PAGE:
In the Dark - Page 2

Oct 20, 2004

Allen Bernard

You also have to remember the type of person(s) you are dealing with, said Steven Katz, a former Clinton White House staffer, attorney and author of the book on dealing with executive management Lion Taming: Working Successfully with Leaders, Bosses, and Other Tough Customers.

Executives come in many different forms, but they share a common trait: They like to get things done. They are not all necessarily "Type A" individuals, but they all are driven in one way or another to succeed.

To communicate effectively with this type of person (and you are probably one as well) you need to understand what is motivating them to approach you about why or what your department is (or isn't) doing. Are they looking for more market share? Bottom-line growth? Cost control? Better worker productivity?

"That's what these guys are really looking for," said Katz. "They want things translated into effectiveness, reliability; they want to know that somehow the world is magically going to change and you have to tell them very specifically how this is going to make them successful in new ways."

Once you figure out why they want something, then you can start to address what they are really asking for. Relying on technical arguments with non-technical people seeking business solutions will probably get you nowhere, agreed John Baldoni, founder of Baldoni Consulting, an executive communications coaching firm and author of numerous books on communication skills.

To do this effectively, however, you, the CIO, must have a good understanding of the business your department is supporting. Without this you will locked into technical arguments that, as mentioned above, will probably fall on deaf ears and cause a glazing effect around the eyes.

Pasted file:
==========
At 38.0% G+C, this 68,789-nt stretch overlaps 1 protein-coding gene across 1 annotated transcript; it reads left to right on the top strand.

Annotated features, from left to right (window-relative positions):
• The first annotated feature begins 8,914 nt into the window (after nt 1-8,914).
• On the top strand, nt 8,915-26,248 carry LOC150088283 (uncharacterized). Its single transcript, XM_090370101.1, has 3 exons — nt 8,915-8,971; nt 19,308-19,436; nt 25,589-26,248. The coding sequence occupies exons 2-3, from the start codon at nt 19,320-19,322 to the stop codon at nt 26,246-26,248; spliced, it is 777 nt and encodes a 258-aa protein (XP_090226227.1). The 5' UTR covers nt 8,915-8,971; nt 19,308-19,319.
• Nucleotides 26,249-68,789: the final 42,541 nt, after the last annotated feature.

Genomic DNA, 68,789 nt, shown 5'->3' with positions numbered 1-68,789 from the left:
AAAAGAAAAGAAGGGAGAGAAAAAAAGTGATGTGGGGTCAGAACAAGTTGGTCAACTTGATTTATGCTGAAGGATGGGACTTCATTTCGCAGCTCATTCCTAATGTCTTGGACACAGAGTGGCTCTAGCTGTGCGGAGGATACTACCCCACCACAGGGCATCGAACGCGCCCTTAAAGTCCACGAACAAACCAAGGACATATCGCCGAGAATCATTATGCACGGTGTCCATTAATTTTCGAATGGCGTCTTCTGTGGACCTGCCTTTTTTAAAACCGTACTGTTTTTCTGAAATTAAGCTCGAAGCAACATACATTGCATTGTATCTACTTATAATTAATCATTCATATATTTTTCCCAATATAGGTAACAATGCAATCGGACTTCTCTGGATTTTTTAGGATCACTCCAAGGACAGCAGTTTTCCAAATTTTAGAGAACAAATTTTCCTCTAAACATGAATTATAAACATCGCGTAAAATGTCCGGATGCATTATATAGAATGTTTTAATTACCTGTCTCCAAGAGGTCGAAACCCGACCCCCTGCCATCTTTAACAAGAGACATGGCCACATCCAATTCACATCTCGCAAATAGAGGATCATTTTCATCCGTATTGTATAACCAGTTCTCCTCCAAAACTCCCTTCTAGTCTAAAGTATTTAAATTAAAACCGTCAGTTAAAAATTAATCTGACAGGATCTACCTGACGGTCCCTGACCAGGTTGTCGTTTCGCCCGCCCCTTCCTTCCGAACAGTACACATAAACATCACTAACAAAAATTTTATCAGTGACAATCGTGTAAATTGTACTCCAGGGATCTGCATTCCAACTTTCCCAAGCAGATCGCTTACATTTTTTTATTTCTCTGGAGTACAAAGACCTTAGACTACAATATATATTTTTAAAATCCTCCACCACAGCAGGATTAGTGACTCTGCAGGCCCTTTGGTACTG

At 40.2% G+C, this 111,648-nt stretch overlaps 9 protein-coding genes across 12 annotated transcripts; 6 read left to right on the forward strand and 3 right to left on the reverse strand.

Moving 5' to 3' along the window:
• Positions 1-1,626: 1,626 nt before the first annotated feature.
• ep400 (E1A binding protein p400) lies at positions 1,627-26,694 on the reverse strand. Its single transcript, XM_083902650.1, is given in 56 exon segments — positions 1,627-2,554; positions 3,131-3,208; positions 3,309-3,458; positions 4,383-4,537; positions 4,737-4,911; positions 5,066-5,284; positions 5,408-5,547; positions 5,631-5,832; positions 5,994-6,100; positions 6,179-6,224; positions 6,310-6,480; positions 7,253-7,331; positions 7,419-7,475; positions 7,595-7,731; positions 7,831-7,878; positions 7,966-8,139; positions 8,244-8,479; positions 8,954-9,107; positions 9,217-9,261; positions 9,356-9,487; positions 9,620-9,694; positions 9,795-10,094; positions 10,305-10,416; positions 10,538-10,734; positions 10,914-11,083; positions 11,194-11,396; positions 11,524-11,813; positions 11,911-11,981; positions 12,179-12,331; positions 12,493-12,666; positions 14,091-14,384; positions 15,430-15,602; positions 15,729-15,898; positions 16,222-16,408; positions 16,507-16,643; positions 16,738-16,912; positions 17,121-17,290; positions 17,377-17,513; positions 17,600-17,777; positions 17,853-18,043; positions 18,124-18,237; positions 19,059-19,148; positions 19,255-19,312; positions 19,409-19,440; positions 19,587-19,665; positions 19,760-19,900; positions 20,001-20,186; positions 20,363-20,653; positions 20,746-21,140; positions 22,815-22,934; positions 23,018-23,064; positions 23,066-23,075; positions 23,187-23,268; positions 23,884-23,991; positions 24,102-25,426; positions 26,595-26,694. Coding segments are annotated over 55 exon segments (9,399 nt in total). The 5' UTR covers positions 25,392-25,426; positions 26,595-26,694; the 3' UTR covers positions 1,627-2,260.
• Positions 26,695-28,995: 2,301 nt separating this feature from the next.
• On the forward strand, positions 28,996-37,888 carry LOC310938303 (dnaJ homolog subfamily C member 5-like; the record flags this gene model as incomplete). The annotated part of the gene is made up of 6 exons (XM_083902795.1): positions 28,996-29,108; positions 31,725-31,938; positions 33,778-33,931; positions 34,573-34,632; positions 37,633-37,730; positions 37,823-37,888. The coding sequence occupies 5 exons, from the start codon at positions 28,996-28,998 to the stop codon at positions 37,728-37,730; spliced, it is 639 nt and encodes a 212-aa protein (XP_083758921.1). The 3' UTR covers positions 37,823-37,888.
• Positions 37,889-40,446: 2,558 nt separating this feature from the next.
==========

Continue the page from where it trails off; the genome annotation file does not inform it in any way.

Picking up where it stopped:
"Tell it in real live terms," said Baldoni. "Sell the benefits. Describe the features but sell the benefits."

The good news is, if you are a CIO today, then you are in a better position than ever to accomplish this balancing act because chances are your background is not purely technical. You have some grasp of big-picture business issues and how IT works in that context to support the extended enterprise.

If opening lines of communication don't work with your boss, you might be in a tight spot, said Katz. If that is the case, then take a deep breath, don't take it personally and prepare to add some layers of skin. Your boss is probably riding roughshod over everyone anyway and may be just his or her way of dealing with the stresses inherent in selling more widgets.

They could also feel threatened by you because of your understanding of a world they cannot comprehend. A world that, increasingly, they are dependent upon for survival, said Katz.

Either way, you will have to explain things to him in business terms so it's probably best to blow the dust off of your old economics texts. If you do, your chances of lessening the stress of your job by lessening the stress of your boss's job will greatly improve.

And once the communication is flowing, keep it going no matter what, the experts agree.

Schedule regular meetings with the other C-levels to update everyone on IT's initiatives and progress; send out a quarterly, marketing-type brochure touting IT's accomplishments (OK, a memo might do just as well), put a ticker-type dashboard in the lobby that displays network uptime in terms of dollars ... anything that sends the message IT is working to support the company and not the other way around.

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